A peer mediation intervention for scaffolding self-regulated learning among children with learning disabilities
The purpose of the current study was to investigate the effect of a peer mediation intervention on self‐regulated learning of students with learning disabilities. The research captured both process and outcomes of peer tutoring following the tutors' experience of the intervention programme. Tutors' self‐regulated learning was measured by modifications in mediation styles (process of tutoring) and capacity to benefit from adult mediation for Analogical thinking (outcomes) after participating in the intervention and peer tutoring exercise. The sample was composed of 162 pupils, 81 from grade 5 (tutors) and 81 from grade 2 (tutees or learners). Tutors were chosen from classes of children with LD as defined by the NJCLD; the tutees were randomly selected from regular classes. Each pair of tutors and tutees was randomly assigned to an experimental or control group. During the final tutoring session, the children's interactions were video taped and later assessed with the Observation of mediation instrument. The tutors were also given a Dynamic assessment analogies test. The research findings indicated that the experimental tutors showed higher self‐regulated learning as compared with the control group, expressed by their mediation skills and improvement in Analogies scores between the pre‐intervention and post‐intervention phase. The findings are discussed with reference to Vygotsky's theory, self‐regulated learning goals and today's heterogeneous classes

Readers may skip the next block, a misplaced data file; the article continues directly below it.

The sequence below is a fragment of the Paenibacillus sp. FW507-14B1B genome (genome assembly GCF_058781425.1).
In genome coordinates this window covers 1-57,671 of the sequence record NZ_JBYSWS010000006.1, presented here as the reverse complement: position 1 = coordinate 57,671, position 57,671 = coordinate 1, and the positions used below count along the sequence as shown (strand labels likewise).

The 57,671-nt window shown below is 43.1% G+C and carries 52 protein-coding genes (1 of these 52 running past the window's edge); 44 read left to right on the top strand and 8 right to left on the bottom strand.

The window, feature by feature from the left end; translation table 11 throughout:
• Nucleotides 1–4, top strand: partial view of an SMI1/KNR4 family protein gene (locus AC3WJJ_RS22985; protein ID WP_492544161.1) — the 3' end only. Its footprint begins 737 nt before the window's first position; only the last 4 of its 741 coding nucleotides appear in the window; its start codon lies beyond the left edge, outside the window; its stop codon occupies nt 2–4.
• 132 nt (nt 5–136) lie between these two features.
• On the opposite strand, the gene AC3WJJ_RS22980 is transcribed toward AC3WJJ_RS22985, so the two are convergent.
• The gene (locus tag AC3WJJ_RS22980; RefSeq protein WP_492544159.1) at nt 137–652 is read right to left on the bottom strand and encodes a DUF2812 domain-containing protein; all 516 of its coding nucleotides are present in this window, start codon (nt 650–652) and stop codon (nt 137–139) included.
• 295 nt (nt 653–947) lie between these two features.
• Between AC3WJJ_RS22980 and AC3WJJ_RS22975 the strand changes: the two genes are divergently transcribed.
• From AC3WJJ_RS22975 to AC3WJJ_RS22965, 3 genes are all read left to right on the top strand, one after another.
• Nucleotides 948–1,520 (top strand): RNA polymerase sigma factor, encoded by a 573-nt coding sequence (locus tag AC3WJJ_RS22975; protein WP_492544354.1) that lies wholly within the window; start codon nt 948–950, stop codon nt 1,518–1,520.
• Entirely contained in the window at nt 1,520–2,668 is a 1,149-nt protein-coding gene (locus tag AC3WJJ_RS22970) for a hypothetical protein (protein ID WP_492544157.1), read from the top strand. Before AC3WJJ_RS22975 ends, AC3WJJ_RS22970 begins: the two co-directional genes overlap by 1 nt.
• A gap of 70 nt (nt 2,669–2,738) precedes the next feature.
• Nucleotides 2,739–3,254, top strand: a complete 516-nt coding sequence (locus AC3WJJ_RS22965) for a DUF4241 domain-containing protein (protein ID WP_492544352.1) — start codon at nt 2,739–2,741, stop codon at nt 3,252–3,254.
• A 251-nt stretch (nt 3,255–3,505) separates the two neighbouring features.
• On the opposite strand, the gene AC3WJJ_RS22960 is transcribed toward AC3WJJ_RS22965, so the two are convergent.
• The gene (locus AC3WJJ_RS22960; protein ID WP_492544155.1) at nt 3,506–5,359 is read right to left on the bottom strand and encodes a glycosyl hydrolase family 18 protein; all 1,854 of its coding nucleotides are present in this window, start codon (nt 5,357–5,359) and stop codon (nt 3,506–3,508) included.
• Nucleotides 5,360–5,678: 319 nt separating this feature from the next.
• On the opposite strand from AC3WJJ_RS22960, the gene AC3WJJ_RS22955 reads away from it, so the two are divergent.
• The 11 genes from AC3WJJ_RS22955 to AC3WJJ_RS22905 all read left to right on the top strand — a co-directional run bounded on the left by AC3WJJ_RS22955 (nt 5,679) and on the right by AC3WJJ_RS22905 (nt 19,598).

Shamir, A., & Lazerovitz, T. (2007).
A peer mediation intervention for scaffolding self-regulated learning among children with learning disabilities. European Journal of Special Needs Education, 22 (3), 255-273.
Last Updated Date : 29/08/2018